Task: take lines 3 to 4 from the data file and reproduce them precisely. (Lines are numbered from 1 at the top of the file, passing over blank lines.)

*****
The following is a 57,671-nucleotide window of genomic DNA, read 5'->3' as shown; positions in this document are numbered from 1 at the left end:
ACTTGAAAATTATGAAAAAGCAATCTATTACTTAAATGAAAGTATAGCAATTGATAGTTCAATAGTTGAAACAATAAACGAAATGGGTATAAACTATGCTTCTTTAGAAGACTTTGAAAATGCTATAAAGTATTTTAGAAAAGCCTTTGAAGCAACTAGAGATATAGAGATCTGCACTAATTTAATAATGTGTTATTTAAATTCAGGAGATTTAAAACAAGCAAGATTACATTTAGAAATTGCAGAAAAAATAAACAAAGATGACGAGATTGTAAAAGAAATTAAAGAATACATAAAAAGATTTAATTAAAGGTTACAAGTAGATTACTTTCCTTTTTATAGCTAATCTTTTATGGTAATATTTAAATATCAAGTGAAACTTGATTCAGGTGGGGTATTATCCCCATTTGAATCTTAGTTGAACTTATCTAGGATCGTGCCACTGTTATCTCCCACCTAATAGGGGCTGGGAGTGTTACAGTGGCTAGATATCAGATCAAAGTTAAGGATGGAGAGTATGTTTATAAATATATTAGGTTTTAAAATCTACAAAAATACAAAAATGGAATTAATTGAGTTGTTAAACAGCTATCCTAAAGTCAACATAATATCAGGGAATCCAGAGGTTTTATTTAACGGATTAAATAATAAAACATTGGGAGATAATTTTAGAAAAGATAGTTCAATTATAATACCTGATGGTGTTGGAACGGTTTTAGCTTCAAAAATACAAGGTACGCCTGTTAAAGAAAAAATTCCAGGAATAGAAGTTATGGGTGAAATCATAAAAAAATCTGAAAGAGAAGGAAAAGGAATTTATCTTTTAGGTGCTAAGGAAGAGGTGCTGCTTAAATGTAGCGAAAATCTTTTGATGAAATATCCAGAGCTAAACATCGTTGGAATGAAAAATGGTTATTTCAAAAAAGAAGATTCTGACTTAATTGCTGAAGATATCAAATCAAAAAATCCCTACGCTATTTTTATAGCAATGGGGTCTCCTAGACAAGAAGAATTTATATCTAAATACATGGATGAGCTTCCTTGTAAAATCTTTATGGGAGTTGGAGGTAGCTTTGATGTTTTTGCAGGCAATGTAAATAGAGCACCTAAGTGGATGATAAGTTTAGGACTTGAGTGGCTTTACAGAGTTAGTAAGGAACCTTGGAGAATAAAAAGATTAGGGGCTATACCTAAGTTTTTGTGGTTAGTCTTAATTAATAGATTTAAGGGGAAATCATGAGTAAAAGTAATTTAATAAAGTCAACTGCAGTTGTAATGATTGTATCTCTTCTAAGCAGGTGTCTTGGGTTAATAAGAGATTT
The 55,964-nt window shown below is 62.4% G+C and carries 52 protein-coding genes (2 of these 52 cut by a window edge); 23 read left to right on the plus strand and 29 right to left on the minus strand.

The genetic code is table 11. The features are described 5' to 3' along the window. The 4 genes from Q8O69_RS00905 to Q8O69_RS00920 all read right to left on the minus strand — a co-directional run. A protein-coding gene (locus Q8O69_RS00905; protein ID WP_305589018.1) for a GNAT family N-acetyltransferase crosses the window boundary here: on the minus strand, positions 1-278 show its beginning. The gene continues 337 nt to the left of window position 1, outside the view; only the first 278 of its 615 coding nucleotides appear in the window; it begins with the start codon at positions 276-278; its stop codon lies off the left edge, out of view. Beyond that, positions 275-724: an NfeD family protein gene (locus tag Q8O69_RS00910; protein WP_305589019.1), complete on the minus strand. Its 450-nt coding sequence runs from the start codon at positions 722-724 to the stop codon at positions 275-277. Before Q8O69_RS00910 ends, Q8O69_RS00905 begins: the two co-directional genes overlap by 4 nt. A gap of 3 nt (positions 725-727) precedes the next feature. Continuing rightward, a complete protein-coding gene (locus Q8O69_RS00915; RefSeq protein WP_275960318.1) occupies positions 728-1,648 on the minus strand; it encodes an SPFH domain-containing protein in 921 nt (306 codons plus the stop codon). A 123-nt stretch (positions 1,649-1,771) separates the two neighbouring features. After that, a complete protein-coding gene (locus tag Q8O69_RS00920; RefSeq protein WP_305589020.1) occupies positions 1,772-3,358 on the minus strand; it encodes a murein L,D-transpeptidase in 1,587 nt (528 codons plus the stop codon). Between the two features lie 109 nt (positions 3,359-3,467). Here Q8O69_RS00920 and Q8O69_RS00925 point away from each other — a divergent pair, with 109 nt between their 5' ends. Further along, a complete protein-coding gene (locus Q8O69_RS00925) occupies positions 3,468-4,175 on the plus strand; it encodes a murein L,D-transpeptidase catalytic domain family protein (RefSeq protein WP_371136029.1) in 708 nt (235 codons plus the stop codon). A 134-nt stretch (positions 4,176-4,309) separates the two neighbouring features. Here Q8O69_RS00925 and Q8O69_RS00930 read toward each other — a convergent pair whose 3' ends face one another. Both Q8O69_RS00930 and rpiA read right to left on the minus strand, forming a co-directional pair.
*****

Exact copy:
The 55,964-nt window shown below is 62.4% G+C and carries 52 protein-coding genes (2 of these 52 cut by a window edge); 23 read left to right on the plus strand and 29 right to left on the minus strand.

The genetic code is table 11. The features are described 5' to 3' along the window. The 4 genes from Q8O69_RS00905 to Q8O69_RS00920 all read right to left on the minus strand — a co-directional run. A protein-coding gene (locus Q8O69_RS00905; protein ID WP_305589018.1) for a GNAT family N-acetyltransferase crosses the window boundary here: on the minus strand, positions 1-278 show its beginning. The gene continues 337 nt to the left of window position 1, outside the view; only the first 278 of its 615 coding nucleotides appear in the window; it begins with the start codon at positions 276-278; its stop codon lies off the left edge, out of view. Beyond that, positions 275-724: an NfeD family protein gene (locus tag Q8O69_RS00910; protein WP_305589019.1), complete on the minus strand. Its 450-nt coding sequence runs from the start codon at positions 722-724 to the stop codon at positions 275-277. Before Q8O69_RS00910 ends, Q8O69_RS00905 begins: the two co-directional genes overlap by 4 nt. A gap of 3 nt (positions 725-727) precedes the next feature. Continuing rightward, a complete protein-coding gene (locus Q8O69_RS00915; RefSeq protein WP_275960318.1) occupies positions 728-1,648 on the minus strand; it encodes an SPFH domain-containing protein in 921 nt (306 codons plus the stop codon). A 123-nt stretch (positions 1,649-1,771) separates the two neighbouring features. After that, a complete protein-coding gene (locus tag Q8O69_RS00920; RefSeq protein WP_305589020.1) occupies positions 1,772-3,358 on the minus strand; it encodes a murein L,D-transpeptidase in 1,587 nt (528 codons plus the stop codon). Between the two features lie 109 nt (positions 3,359-3,467). Here Q8O69_RS00920 and Q8O69_RS00925 point away from each other — a divergent pair, with 109 nt between their 5' ends. Further along, a complete protein-coding gene (locus Q8O69_RS00925) occupies positions 3,468-4,175 on the plus strand; it encodes a murein L,D-transpeptidase catalytic domain family protein (RefSeq protein WP_371136029.1) in 708 nt (235 codons plus the stop codon). A 134-nt stretch (positions 4,176-4,309) separates the two neighbouring features. Here Q8O69_RS00925 and Q8O69_RS00930 read toward each other — a convergent pair whose 3' ends face one another. Both Q8O69_RS00930 and rpiA read right to left on the minus strand, forming a co-directional pair.